SHAFAQNA – Shafaqna had the pleasure of interviewing ATAward winner, sis Batool Subeiti. She shares with us her thoughts on the importance of education with diligence in our journey to Allah and how winning the award has impacted her life. Check it out and be inspired:
How has applying for the Allamah Tabataba’i Award and achieving an award impacted your life, thoughts and aspirations?
Batool: The Allamah Tabataba’i Award is the greatest initiative that I have had the privilege of witnessing so far in the community, as it truly recognizes the importance we have upon us to acquire knowledge that can contribute towards building an effective society, from all spheres.
Muslim scientists throughout history, and specifically those from the schools of thought associated with the Ahlulbayt (as) have made a great deal of contribution to their civilisations in major areas of science, from Arithmetic’s and Astronomy to Chemistry and Medicine. They used their intellects, a divine blessing and gift from the Almighty in the most productive manner in order to further understand and comprehend the divine signs of Allah (swt); that is analysing and appreciating how he has created this universe and how we as humans can build and benefit from it.
As Muslims, our religion should drive us to be at the forefront of excelling and reaching our full potential, and this award scheme looks at just that: providing students with the support, motivation and guidance in continuing to pursue excellence in the academic field, whilst fully understanding the future implication and importance of their studies at the crucial GCSE and A level stages of a student’s life.
The Iran subsidised trip is another great incentive of this award scheme, where all the winners are invited to an educational ziyara trip in the summer that offers us the opportunity of developing our spiritual dimensions. On another note, if you have taken your GCSE or A level examinations this summer, make sure you register for the award before the 31st of July! (More information can be found in this link: http://ataward.co.uk/)
What do you think has benefitted you most from being enrolled in the mentoring program that was one of the prizes?
Batool: Mentoring is a very effective method of enhancing the development of a student during the crucial periods of their academic life. Mentoring looks at mentally assisting the student as well as guiding them through important decisions they will have to take, such as the subjects or universities they will end up applying to. I have been appointed with a mentor from a similar academic background of engineering, who has been able to relate to me the challenges he faced whilst at university, how he overcame them, the importance of prioritising and general advice on relations in university, focusing on how to make the greatest use of them. I have found his advice particularly effective as a first year student, where the transition from the A-level course has been quite a leap. The first stages are always the hardest in terms of adjusting, but having the right mental framework and actively taking on board the advice I have received has put me in good shape and ahead of the game. Other areas of support include checking through related applications of personal statements and CV’s, in which valuable advice may be obtained from those who have great experience and have been through the process themselves.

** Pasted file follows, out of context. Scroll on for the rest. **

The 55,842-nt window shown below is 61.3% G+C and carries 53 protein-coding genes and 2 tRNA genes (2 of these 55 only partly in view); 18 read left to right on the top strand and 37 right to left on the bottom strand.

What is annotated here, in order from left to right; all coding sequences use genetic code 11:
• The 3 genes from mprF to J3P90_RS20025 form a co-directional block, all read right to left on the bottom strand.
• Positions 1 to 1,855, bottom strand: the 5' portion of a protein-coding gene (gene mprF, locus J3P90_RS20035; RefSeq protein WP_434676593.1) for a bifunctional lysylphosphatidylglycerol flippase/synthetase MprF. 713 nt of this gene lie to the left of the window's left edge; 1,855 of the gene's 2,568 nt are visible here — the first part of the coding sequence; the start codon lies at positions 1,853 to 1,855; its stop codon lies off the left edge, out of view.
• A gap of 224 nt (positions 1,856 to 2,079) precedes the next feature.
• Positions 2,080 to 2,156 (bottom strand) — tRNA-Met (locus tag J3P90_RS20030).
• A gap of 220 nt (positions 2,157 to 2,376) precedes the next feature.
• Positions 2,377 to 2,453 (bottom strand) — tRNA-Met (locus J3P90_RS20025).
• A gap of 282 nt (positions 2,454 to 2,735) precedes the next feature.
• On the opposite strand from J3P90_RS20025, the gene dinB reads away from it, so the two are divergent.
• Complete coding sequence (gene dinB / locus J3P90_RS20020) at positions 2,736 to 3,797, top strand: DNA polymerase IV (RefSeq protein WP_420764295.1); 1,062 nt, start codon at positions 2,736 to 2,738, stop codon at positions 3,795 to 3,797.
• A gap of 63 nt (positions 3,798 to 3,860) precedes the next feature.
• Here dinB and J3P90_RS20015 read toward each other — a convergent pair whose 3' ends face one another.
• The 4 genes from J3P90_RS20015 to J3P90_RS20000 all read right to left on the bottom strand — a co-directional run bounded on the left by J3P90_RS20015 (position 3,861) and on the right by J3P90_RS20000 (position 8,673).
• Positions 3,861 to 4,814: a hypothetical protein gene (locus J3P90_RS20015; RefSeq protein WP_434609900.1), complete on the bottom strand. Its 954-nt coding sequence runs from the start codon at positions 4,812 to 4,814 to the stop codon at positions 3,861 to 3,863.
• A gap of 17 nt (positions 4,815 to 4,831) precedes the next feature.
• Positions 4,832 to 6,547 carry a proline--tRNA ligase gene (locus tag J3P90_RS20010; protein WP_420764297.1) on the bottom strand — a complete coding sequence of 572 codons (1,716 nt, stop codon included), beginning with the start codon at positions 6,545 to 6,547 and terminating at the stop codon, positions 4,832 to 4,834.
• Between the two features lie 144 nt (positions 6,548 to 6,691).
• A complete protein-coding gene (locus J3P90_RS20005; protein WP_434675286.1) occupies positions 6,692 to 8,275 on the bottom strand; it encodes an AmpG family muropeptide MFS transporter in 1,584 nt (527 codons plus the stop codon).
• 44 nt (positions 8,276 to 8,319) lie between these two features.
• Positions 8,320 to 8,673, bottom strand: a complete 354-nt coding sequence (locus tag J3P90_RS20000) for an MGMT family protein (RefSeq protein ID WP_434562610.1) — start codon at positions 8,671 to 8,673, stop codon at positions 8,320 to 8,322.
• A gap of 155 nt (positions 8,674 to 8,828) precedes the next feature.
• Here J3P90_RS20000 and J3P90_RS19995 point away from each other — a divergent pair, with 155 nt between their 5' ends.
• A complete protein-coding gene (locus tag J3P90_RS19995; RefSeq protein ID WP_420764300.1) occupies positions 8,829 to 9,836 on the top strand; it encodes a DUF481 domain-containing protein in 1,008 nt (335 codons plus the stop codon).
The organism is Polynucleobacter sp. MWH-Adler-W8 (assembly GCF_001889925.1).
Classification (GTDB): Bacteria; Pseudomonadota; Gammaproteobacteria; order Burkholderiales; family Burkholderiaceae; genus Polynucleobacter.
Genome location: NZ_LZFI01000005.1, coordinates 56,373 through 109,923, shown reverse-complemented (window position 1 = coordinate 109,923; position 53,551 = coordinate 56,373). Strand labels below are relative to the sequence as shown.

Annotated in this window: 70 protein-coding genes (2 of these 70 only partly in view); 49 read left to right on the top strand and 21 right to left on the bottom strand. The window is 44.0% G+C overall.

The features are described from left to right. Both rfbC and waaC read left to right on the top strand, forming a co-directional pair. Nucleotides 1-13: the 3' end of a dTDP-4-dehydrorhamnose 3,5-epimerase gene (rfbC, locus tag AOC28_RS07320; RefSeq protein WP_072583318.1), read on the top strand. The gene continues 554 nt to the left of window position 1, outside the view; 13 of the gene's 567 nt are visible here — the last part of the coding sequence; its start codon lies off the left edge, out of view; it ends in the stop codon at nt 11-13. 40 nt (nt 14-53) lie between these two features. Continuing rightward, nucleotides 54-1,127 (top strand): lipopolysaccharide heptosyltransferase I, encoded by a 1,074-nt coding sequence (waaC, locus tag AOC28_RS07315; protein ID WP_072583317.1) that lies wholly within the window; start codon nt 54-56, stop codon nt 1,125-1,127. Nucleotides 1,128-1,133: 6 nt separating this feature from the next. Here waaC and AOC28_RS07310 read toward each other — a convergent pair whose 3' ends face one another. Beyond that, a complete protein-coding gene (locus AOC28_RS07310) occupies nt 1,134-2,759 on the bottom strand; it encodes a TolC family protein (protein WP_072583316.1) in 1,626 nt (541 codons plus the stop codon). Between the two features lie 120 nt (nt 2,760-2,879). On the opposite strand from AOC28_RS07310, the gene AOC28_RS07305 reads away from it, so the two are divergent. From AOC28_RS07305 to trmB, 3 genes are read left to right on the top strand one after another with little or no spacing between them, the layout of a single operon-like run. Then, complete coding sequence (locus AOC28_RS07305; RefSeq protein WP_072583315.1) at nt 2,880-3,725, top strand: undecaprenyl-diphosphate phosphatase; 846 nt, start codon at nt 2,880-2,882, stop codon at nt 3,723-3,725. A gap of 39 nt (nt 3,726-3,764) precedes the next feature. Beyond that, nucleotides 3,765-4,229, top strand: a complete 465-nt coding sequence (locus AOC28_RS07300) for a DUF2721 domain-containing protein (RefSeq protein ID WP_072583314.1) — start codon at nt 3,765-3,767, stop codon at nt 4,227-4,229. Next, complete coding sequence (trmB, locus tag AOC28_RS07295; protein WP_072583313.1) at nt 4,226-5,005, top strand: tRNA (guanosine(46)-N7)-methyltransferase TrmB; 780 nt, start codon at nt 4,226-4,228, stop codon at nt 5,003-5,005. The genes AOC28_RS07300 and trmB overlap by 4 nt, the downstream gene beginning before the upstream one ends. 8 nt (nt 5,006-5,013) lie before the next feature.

Is there anything you particularly admire about Allamah Tabataba’i that you got introduced to as a result of ATAwards or from your readings of his life and works?
Batool: Allamah Tabataba’i (ra) is an exemplary manifestation of how inner piety and taqwa should reflect on our outward deeds and transactions with this world. A multifaceted scholar, he not only reaped the deep understanding of divine cognizance he acquired during his life to aid his personal and inner spiritual journey, but used this as a drive and motivation to transform society at large, where till this very day, his works continue to play an invaluable role in making the world aware of the truest essence of Islam. With his profound theosophical attainments, he went on to produce various valuable works in different fields of science such as ‘Tafseer Al-Mizaan’, whilst not only confining himself to the study of general philosophy, but going further to analyse Western philosophies, producing the best of books available in this field. This in itself is an indication of the importance of acquiring knowledge in all scales, spheres and dimensions – Allamah did not just limit himself to the studies of Islamic jurisprudence and hadith sciences at the Hawza, but went on further to use all that he had acquired to correct the problems in the theories and ideas that were prevalent during his time.